Veteran of 2 Conflicts, Early Days Remain Vivid To Mike Swartzenburg


(from the Guelph Mercury newspaper for December 11th 1948.)


Michael Swartzenburg, Mike to his host of friends in Guelph and down Puslinch way, where he was born, is this week’s “Way back personality”.



Although he lived in Guelph for over half of his life, Woodstock is now his hometown, but he has been obliged by indisposition in recent months to be a patient at London’s Westminster Hospital.  He came with his wife yesterday to Guelph to visit her mother who at present is in hospital here.  There was a veritable outbreak of “Hello Mikes” as people met him on the downtown streets yesterday.


Mr. Michael Swartzenburg


He has a priceless fund of reminiscences of earlier days since coming from his Puslinch home when 17 years of age to take up his life’s activities here, where he became one of the most successful men in the construction field, for 25 years carrying on his business.




In Both Wars


These activities were interrupted by service in World War I, in which he served with the 153rd Battalion, going overseas with it when Lt.-Col. Tom Pritchard of Elora was in command.


He served in World War II as well, but by that time he had moved from Guelph to London and it was with the 7th Canadian Engineers that he enlisted in London.


To go back into early family history, Mike’s grandfather, Conrad Swartzenburg, came to Canada from Alsace Lorraine.  He was a shoemaker and he opened a shop on Wilson Street in Guelph, but he ran a hotel as well.  This was on the Hamilton Highway near what is now called Hamilton’s Corners.  Conrad’s son, Mike’s father, became a farmer in Puslinch township and also a thresher for as many as 33 seasons, his itinerary taking him all over the section for many miles around.  At first, this work was carried on by horse-power, but later with a portable steam threshing engine.


Mike’s mother was the former Theresa Lepard.  She was born in Newmarket, Ontario.  Their wedding took place in Guelph at the Church of Our Lady, on June 2nd 1913.  They have one daughter, Margaret, now Mrs. Wilfred Samuel, of Woodstock.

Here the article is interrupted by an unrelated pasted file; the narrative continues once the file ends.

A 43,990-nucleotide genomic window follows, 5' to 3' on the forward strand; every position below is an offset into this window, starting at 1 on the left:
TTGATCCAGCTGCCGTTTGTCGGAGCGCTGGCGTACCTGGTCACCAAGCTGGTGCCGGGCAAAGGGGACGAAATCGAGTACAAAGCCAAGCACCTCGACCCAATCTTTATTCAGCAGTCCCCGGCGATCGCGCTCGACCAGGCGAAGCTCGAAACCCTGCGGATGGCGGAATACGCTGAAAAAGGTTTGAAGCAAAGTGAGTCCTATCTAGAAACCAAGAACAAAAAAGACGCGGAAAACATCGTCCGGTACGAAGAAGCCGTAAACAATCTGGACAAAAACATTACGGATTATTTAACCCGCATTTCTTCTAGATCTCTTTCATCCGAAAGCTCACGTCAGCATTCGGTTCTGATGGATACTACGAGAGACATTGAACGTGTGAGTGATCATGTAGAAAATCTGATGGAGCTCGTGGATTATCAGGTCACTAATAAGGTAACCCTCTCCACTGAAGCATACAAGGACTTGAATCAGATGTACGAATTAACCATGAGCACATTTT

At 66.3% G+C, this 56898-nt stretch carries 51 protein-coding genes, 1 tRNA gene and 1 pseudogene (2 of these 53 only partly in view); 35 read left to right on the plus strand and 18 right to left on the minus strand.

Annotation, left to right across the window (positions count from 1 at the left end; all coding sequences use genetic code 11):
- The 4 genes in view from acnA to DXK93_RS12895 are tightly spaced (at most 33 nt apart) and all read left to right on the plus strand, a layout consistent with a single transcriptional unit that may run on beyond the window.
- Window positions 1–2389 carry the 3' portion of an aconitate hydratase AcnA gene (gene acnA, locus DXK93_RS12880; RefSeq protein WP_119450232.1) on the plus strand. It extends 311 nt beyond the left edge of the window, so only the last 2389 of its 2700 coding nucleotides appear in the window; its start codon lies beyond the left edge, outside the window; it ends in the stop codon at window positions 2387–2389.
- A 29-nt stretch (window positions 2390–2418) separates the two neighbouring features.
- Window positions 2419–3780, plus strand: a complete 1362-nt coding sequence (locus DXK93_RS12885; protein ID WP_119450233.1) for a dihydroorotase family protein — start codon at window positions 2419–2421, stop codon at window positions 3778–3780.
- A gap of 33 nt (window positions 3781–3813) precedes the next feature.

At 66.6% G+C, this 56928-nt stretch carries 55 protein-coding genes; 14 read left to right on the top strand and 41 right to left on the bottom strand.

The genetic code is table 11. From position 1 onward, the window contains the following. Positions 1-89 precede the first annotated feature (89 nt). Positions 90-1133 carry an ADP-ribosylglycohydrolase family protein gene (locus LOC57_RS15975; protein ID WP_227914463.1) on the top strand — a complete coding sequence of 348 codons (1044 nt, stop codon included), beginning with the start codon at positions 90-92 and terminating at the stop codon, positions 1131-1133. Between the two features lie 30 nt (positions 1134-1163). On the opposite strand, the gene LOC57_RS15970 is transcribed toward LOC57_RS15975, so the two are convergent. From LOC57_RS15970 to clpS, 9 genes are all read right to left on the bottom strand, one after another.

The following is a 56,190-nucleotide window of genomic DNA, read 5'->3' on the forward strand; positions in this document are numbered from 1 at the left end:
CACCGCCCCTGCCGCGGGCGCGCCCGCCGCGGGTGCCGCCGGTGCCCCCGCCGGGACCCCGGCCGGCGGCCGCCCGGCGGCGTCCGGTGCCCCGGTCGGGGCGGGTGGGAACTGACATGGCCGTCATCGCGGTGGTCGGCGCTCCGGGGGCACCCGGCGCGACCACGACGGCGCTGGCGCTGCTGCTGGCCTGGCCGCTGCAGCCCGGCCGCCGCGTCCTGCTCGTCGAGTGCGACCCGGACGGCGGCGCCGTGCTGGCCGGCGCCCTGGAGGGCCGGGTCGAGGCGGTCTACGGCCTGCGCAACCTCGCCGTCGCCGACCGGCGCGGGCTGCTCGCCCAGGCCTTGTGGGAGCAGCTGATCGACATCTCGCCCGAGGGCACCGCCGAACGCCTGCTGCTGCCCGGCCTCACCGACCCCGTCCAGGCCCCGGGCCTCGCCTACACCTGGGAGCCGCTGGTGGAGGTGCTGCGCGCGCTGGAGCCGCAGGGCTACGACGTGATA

In addition to his skill in construction work, Mr. Swartzenburg was a great specialist in the removal of buildings from one site to another, not only in Guelph, but also in many other towns and cities.  For instance, one of his jobs was the removal of the big stone home of John H. McElderry from the corner of Woolwich and Norwich Streets to its present site at 24 Norwich Street.  In fact, he did hundreds of similar jobs, among them the removal of the old nurses’ home from Derry Street to Delhi Street, this building now being used as a private residence.




Moved Y.M.C.A.


In Kitchener, he moved the old Y.M.C.A. building back to the rear of the site of the present main building of that institution.  In Waterloo, one of his big jobs was the removal of the five-storey Snider Mill, with its contents, machinery and all.  This was moved back a distance of 200 feet and a brick warehouse was moved at the same time.


Following his return from overseas in World War II, upon being declared physically unfit for continued service, he was inactive for a time, but, upon recovery, he worked on the Alaska Highway for 2½ years.  Following that, he worked on the big polymer plant at Sarnia as a rigger and putting in place the big tanks as well as supervising machinery construction.


He helped to build new elevators at the big distillery in Walkerville and took on other jobs too numerous to mention here.


Recalling his boyhood days in Puslinch, Mike says that he attended old No. 10 school, near Corwhin.  Associated with him there was one of the sons of the famous temperance lecturer of those days, John A. Cockburn, who ran for the Ontario legislature on one occasion on the United Farmers of Ontario ticket.




Hallowe’en Mischief


Hallowe’en pranks are clear in Mike’s Puslinch memories and he says that the scene on Landing’s Mountain on the morning after was a sight worth seeing, for up there would be various vehicles, heterogeneous other articles, and not to be mentioned at all, certain small wooden houses.


An unfortunate sequel, in which he figured, following a series of such Hallowe’en displacements, was the time that each of the identified pranksters was arraigned before the local beak and fined a dollar and costs.


He remembers a famous tug-of-war down there when, on a challenge, five men undertook to out draw a team of horses, and they did, thereby winning a keg of beer. 






Mike was quite a soccerite in those days and there used to be great rivalry between football teams of Aberfoyle, Morriston, Badenoch, and the Crieff-Killean “Highlanders”.


Of his youthful days in Guelph, he recalls the famous Youth Social Club with headquarters on Oliver Street, near Algie’s Blacksmith Shop.  He and Jim Algie were great chums for years, not withstanding that Jim was a bit older.  Jim’s father was often confronted with his expressed problem, “Where’s that boy of mine got to?”, and he had frequent occasion to query Mike in that connection.


Referring again to moving jobs, Mike met Russell Daly while in town on this occasion, and both harked back to the occasion when Mike moved the old Tom Thumb golf course building from its position on the site where the Guelph Post Office now stands.  This building is now a useful appurtenance down at Daly’s dale, where flows the Speed.


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